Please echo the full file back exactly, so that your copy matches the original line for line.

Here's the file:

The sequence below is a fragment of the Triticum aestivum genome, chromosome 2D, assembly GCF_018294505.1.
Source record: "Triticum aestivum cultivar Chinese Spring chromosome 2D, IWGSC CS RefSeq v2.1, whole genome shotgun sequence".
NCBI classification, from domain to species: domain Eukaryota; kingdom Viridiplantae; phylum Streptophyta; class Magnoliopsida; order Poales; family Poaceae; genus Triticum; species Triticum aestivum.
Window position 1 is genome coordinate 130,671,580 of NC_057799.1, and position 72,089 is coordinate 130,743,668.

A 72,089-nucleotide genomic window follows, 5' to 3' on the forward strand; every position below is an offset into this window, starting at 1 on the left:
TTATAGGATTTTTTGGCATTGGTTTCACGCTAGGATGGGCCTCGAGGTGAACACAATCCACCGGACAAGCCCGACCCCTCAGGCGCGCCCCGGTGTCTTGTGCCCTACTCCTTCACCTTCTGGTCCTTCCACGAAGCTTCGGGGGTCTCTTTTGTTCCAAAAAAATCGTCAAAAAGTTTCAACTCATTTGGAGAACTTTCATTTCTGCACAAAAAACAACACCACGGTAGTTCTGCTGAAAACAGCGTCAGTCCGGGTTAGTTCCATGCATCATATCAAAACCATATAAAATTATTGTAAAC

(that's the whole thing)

The sequence below is a fragment of the Triticum aestivum genome, chromosome 2D, assembly GCF_018294505.1.
Source record: "Triticum aestivum cultivar Chinese Spring chromosome 2D, IWGSC CS RefSeq v2.1, whole genome shotgun sequence".
NCBI classification, from domain to species: domain Eukaryota; kingdom Viridiplantae; phylum Streptophyta; class Magnoliopsida; order Poales; family Poaceae; genus Triticum; species Triticum aestivum.
Window position 1 is genome coordinate 130,671,580 of NC_057799.1, and position 72,089 is coordinate 130,743,668.

A 72,089-nucleotide genomic window follows, 5' to 3' on the forward strand; every position below is an offset into this window, starting at 1 on the left:
TTATAGGATTTTTTGGCATTGGTTTCACGCTAGGATGGGCCTCGAGGTGAACACAATCCACCGGACAAGCCCGACCCCTCAGGCGCGCCCCGGTGTCTTGTGCCCTACTCCTTCACCTTCTGGTCCTTCCACGAAGCTTCGGGGGTCTCTTTTGTTCCAAAAAAATCGTCAAAAAGTTTCAACTCATTTGGAGAACTTTCATTTCTGCACAAAAAACAACACCACGGTAGTTCTGCTGAAAACAGCGTCAGTCCGGGTTAGTTCCATGCATCATATCAAAACCATATAAAATTATTGTAAAC